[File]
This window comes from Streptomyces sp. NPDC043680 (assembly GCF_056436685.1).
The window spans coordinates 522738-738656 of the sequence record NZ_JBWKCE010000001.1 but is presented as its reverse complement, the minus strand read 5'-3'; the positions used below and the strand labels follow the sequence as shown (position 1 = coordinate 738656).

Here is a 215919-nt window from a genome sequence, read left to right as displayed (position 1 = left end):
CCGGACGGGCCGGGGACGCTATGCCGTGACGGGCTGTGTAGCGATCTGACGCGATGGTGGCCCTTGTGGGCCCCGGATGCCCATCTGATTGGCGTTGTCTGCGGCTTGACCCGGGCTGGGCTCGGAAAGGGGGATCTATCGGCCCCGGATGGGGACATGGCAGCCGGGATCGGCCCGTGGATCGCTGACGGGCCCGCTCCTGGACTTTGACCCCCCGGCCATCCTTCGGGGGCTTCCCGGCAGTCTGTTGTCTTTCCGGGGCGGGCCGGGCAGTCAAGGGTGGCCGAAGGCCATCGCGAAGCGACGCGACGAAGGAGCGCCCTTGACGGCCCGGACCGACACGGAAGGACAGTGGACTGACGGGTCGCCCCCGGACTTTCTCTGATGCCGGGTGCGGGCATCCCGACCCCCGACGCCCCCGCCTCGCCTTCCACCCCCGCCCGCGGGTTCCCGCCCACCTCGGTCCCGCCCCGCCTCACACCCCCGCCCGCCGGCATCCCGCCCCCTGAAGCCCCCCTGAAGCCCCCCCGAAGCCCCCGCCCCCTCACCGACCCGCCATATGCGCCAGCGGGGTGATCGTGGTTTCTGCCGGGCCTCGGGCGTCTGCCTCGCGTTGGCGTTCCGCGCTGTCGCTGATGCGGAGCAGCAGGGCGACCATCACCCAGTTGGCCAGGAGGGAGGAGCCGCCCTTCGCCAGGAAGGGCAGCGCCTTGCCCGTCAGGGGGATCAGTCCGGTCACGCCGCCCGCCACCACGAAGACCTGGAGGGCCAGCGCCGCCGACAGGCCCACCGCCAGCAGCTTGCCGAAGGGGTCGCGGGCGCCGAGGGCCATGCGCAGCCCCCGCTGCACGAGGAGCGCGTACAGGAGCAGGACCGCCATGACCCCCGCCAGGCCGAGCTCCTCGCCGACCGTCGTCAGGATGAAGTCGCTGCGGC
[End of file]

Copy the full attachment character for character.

This window comes from Streptomyces sp. NPDC043680 (assembly GCF_056436685.1).
The window spans coordinates 522738-738656 of the sequence record NZ_JBWKCE010000001.1 but is presented as its reverse complement, the minus strand read 5'-3'; the positions used below and the strand labels follow the sequence as shown (position 1 = coordinate 738656).

Here is a 215919-nt window from a genome sequence, read left to right as displayed (position 1 = left end):
CCGGACGGGCCGGGGACGCTATGCCGTGACGGGCTGTGTAGCGATCTGACGCGATGGTGGCCCTTGTGGGCCCCGGATGCCCATCTGATTGGCGTTGTCTGCGGCTTGACCCGGGCTGGGCTCGGAAAGGGGGATCTATCGGCCCCGGATGGGGACATGGCAGCCGGGATCGGCCCGTGGATCGCTGACGGGCCCGCTCCTGGACTTTGACCCCCCGGCCATCCTTCGGGGGCTTCCCGGCAGTCTGTTGTCTTTCCGGGGCGGGCCGGGCAGTCAAGGGTGGCCGAAGGCCATCGCGAAGCGACGCGACGAAGGAGCGCCCTTGACGGCCCGGACCGACACGGAAGGACAGTGGACTGACGGGTCGCCCCCGGACTTTCTCTGATGCCGGGTGCGGGCATCCCGACCCCCGACGCCCCCGCCTCGCCTTCCACCCCCGCCCGCGGGTTCCCGCCCACCTCGGTCCCGCCCCGCCTCACACCCCCGCCCGCCGGCATCCCGCCCCCTGAAGCCCCCCTGAAGCCCCCCCGAAGCCCCCGCCCCCTCACCGACCCGCCATATGCGCCAGCGGGGTGATCGTGGTTTCTGCCGGGCCTCGGGCGTCTGCCTCGCGTTGGCGTTCCGCGCTGTCGCTGATGCGGAGCAGCAGGGCGACCATCACCCAGTTGGCCAGGAGGGAGGAGCCGCCCTTCGCCAGGAAGGGCAGCGCCTTGCCCGTCAGGGGGATCAGTCCGGTCACGCCGCCCGCCACCACGAAGACCTGGAGGGCCAGCGCCGCCGACAGGCCCACCGCCAGCAGCTTGCCGAAGGGGTCGCGGGCGCCGAGGGCCATGCGCAGCCCCCGCTGCACGAGGAGCGCGTACAGGAGCAGGACCGCCATGACCCCCGCCAGGCCGAGCTCCTCGCCGACCGTCGTCAGGATGAAGTCGCTGCGGC